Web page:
How do you read this, "to staff a 100 bed"?

The health provider will get \$20 million from the Abbott Government to staff a 100 bed hospital in Sierra Leone. (here is the audio) (from Aussie ABC)

I don’t hear clearly how the presenter is saying this number, 100. ‘a-hundred’ or ‘hundred’. I hear the latter. But the presenter might be saying ‘to staffa a-hundred,’ not ‘to staff a hundred.’ How do you read the number, 100? ‘A-hundred’ or ‘hundred’? If it was 200, would you read ‘to staff a two-hundred’?

... to staff a 100-bed hospital ...

This could be said either as "a one-hundred-bed hospital" or more simply, "a hundred-bed hospital". The second was what the announcer in your clip said.

We can have a 200-bed hospital, "a two-hundred-bed hospital". Indeed, we can use any number there. The 'a' is necessary, The 'one' before numbers beginning with one hundred/thousand (100, 110, 175, 1,000, etc) is optional.

• To use and articulate a **one-hundred-bed hospital** is to emphasize. Commented Nov 12, 2014 at 0:39

To use and articulate a one-hundred-bed hospital is to emphasize, while saying a hundred is very passive.

Apparently this hundred-bed hospital is not to big of a deal. It nearly sounds like the presenter is indicating some kind of experiment; an experiment funded by Abbott.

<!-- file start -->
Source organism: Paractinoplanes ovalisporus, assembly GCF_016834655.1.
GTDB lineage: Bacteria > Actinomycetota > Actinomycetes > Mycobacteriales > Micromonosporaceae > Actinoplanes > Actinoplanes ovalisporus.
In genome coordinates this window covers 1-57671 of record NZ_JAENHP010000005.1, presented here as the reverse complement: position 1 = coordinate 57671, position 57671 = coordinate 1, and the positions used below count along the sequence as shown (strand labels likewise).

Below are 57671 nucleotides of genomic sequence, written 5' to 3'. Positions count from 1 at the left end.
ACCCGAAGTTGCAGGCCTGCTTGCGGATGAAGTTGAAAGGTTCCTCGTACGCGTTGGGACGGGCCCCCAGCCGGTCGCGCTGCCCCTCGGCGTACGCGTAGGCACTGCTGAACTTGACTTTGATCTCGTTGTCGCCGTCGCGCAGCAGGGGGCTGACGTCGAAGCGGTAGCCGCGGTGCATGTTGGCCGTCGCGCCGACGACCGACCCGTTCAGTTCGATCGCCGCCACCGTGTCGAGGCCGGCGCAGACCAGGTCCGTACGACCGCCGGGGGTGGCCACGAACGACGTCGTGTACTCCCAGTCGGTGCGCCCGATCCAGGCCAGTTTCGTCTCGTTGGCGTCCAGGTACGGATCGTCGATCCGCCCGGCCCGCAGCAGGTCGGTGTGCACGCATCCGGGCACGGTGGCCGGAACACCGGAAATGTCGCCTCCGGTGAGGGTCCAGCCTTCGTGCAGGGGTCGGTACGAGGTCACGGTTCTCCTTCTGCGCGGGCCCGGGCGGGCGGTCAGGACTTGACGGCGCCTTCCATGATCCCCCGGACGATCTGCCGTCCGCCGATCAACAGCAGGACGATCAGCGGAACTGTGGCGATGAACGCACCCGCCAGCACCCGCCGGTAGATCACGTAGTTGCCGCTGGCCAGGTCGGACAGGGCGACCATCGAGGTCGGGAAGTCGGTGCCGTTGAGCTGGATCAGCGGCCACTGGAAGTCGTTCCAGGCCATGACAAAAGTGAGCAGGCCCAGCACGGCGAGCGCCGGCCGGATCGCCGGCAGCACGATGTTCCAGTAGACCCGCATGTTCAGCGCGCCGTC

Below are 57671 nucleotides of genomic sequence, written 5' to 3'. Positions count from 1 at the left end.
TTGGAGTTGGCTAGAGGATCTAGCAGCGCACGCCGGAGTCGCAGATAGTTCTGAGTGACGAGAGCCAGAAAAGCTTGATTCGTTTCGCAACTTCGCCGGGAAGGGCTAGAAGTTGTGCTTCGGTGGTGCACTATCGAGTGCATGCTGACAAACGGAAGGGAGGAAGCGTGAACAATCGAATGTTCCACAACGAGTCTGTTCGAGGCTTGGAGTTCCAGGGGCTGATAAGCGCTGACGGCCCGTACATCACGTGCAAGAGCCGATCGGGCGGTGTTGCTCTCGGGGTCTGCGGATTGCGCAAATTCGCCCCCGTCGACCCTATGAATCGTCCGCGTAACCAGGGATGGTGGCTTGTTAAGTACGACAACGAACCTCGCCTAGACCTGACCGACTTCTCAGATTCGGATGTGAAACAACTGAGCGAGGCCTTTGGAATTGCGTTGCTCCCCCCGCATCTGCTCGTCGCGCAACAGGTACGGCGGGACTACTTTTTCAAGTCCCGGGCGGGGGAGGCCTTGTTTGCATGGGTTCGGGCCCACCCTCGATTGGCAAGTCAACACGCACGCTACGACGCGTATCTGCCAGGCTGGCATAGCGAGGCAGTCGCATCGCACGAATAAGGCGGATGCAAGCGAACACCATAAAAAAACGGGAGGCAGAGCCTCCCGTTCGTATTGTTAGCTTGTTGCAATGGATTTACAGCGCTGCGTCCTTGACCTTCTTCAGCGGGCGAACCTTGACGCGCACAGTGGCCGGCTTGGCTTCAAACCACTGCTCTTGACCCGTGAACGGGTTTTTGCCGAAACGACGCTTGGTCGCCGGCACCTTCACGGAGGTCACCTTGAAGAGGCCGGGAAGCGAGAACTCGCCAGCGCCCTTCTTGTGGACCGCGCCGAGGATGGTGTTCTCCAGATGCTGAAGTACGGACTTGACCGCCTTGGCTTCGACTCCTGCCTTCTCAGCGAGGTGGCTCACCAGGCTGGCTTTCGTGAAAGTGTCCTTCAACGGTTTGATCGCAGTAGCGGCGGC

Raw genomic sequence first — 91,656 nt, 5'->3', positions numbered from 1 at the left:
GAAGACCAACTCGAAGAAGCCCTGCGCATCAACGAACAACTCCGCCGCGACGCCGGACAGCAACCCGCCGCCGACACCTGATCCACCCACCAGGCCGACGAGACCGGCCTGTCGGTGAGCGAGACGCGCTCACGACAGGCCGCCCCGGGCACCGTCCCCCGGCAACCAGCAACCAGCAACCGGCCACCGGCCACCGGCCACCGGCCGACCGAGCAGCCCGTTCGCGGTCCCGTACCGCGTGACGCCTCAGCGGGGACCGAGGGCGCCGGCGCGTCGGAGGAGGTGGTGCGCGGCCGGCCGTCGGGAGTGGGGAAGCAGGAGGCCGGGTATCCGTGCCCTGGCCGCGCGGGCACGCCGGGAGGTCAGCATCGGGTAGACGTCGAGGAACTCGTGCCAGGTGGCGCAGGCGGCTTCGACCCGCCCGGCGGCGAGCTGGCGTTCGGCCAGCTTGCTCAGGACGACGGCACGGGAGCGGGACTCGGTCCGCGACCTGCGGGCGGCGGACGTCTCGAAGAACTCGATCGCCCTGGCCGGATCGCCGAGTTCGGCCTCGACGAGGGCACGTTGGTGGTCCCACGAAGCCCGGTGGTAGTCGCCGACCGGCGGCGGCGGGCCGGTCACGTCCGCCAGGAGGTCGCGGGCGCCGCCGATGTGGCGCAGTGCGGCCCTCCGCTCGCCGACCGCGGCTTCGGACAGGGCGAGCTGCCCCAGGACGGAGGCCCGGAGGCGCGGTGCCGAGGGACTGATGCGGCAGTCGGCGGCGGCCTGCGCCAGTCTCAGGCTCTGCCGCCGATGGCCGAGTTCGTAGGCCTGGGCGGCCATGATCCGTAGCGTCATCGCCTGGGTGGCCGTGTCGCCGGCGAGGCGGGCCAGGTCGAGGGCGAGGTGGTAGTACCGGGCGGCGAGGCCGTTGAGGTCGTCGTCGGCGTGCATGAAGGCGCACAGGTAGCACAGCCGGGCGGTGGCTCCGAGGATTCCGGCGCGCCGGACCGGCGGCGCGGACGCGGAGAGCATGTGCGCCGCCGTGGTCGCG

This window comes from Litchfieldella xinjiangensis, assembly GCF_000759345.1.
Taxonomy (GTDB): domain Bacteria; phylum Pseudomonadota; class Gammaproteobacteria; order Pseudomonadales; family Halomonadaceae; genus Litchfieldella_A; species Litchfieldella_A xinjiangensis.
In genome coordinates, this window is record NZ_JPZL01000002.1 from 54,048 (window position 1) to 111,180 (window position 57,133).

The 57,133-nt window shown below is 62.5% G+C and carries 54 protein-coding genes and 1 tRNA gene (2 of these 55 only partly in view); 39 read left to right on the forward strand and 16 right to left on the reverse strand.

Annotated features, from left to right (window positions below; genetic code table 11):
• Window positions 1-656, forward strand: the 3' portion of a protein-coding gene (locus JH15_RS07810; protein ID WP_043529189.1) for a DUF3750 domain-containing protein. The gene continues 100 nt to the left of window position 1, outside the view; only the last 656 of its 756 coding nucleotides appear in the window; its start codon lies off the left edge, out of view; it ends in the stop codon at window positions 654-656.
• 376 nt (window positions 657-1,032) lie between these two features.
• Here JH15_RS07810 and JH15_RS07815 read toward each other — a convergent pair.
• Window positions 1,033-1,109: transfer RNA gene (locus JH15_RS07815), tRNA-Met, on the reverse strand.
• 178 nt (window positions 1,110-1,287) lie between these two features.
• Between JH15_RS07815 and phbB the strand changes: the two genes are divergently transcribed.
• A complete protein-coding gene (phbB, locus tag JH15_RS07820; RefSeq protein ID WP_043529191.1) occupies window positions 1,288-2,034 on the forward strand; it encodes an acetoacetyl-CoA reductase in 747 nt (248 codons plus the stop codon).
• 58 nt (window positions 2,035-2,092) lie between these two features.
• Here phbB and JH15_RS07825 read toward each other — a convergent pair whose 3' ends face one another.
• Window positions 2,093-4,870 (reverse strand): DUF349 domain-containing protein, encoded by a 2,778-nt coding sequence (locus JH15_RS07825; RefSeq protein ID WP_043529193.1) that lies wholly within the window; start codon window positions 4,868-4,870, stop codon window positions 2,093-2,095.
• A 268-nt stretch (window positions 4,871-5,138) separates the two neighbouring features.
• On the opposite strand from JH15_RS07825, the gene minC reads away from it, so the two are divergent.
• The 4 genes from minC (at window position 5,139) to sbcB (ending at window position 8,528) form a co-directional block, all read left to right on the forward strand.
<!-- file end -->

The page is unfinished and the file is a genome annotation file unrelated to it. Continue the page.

EMPHASIS EXAMPLE

Abbott gave ONE Hundred Million Dollars to charity! That is quite a lot of money!

PASSIVE EXAMPLE

Abbott gave a hundred million dollars to charity. He couldn't think of anything else to spend it on.

You can use either "a one-hundred" or "a hundred". I am not aware of any prescribed grammar in this circumstance. Maybe because it has become an all too familiar usage.

But, just to be analytical: "a—used as a function word before singular nouns when the referent is unspecified and before number collectives and some numbers "

Technically, 'a' in this circumstance is an indefinite article (singular). Which means it can be any 'hundred', not a specific 'hundred.'

Where these examples refer to a specific hundred: 1.) This hundred bed hospital. 2.) That hundred bed hospital. 3.) Your hundred bed hospital.

'One-hundred bed hospital' itself does not refer to a specific or non-specific one-hundred bed hospital. It only really creates an lexicon image.

One is not required before hundred because in this case (and most all cases) hundred is a noun. Just the same as any other noun, it is understood already as '1' singular. (Cat or One Cat, bed or one bed)